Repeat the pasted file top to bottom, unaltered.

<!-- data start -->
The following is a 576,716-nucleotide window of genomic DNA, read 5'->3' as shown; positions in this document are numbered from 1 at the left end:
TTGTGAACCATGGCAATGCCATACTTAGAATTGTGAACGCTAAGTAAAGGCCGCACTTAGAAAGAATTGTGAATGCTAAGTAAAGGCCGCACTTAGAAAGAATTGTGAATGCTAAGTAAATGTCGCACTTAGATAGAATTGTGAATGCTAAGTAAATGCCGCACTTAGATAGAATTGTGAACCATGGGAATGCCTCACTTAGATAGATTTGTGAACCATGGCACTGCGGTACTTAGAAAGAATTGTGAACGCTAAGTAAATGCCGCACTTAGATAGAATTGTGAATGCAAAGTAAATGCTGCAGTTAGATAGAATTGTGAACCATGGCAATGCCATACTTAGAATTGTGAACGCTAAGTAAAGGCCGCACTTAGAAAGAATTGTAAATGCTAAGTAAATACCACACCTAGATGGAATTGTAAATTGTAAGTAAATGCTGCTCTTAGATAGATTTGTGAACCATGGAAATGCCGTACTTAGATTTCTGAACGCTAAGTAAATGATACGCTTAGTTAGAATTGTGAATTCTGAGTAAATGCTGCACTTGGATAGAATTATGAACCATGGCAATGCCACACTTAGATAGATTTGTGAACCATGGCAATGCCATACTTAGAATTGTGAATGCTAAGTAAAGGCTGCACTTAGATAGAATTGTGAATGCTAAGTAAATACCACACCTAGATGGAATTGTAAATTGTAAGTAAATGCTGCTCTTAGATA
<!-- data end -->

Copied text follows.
The following is a 576,716-nucleotide window of genomic DNA, read 5'->3' as shown; positions in this document are numbered from 1 at the left end:
TTGTGAACCATGGCAATGCCATACTTAGAATTGTGAACGCTAAGTAAAGGCCGCACTTAGAAAGAATTGTGAATGCTAAGTAAAGGCCGCACTTAGAAAGAATTGTGAATGCTAAGTAAATGTCGCACTTAGATAGAATTGTGAATGCTAAGTAAATGCCGCACTTAGATAGAATTGTGAACCATGGGAATGCCTCACTTAGATAGATTTGTGAACCATGGCACTGCGGTACTTAGAAAGAATTGTGAACGCTAAGTAAATGCCGCACTTAGATAGAATTGTGAATGCAAAGTAAATGCTGCAGTTAGATAGAATTGTGAACCATGGCAATGCCATACTTAGAATTGTGAACGCTAAGTAAAGGCCGCACTTAGAAAGAATTGTAAATGCTAAGTAAATACCACACCTAGATGGAATTGTAAATTGTAAGTAAATGCTGCTCTTAGATAGATTTGTGAACCATGGAAATGCCGTACTTAGATTTCTGAACGCTAAGTAAATGATACGCTTAGTTAGAATTGTGAATTCTGAGTAAATGCTGCACTTGGATAGAATTATGAACCATGGCAATGCCACACTTAGATAGATTTGTGAACCATGGCAATGCCATACTTAGAATTGTGAATGCTAAGTAAAGGCTGCACTTAGATAGAATTGTGAATGCTAAGTAAATACCACACCTAGATGGAATTGTAAATTGTAAGTAAATGCTGCTCTTAGATA